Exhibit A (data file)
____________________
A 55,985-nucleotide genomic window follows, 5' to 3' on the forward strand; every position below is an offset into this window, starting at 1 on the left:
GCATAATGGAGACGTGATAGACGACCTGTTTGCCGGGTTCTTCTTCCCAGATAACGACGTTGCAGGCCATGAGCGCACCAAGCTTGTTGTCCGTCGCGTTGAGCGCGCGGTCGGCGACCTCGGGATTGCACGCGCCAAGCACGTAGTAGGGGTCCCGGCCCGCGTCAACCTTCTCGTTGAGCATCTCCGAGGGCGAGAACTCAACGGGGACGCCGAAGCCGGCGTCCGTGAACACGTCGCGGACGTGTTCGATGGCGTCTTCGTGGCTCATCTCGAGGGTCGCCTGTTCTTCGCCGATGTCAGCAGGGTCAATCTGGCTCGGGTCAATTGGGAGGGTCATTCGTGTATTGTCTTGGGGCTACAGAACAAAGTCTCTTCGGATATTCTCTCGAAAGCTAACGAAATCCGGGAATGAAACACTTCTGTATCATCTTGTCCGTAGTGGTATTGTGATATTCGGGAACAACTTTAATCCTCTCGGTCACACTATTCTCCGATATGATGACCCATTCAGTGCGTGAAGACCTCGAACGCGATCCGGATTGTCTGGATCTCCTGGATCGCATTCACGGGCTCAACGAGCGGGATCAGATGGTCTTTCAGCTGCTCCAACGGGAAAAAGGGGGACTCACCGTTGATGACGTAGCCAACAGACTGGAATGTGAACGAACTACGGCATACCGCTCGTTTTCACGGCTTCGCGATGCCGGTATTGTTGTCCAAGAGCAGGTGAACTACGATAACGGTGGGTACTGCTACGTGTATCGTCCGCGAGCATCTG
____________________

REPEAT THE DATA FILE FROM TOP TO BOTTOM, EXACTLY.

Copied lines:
A 55,985-nucleotide genomic window follows, 5' to 3' on the forward strand; every position below is an offset into this window, starting at 1 on the left:
GCATAATGGAGACGTGATAGACGACCTGTTTGCCGGGTTCTTCTTCCCAGATAACGACGTTGCAGGCCATGAGCGCACCAAGCTTGTTGTCCGTCGCGTTGAGCGCGCGGTCGGCGACCTCGGGATTGCACGCGCCAAGCACGTAGTAGGGGTCCCGGCCCGCGTCAACCTTCTCGTTGAGCATCTCCGAGGGCGAGAACTCAACGGGGACGCCGAAGCCGGCGTCCGTGAACACGTCGCGGACGTGTTCGATGGCGTCTTCGTGGCTCATCTCGAGGGTCGCCTGTTCTTCGCCGATGTCAGCAGGGTCAATCTGGCTCGGGTCAATTGGGAGGGTCATTCGTGTATTGTCTTGGGGCTACAGAACAAAGTCTCTTCGGATATTCTCTCGAAAGCTAACGAAATCCGGGAATGAAACACTTCTGTATCATCTTGTCCGTAGTGGTATTGTGATATTCGGGAACAACTTTAATCCTCTCGGTCACACTATTCTCCGATATGATGACCCATTCAGTGCGTGAAGACCTCGAACGCGATCCGGATTGTCTGGATCTCCTGGATCGCATTCACGGGCTCAACGAGCGGGATCAGATGGTCTTTCAGCTGCTCCAACGGGAAAAAGGGGGACTCACCGTTGATGACGTAGCCAACAGACTGGAATGTGAACGAACTACGGCATACCGCTCGTTTTCACGGCTTCGCGATGCCGGTATTGTTGTCCAAGAGCAGGTGAACTACGATAACGGTGGGTACTGCTACGTGTATCGTCCGCGAGCATCTG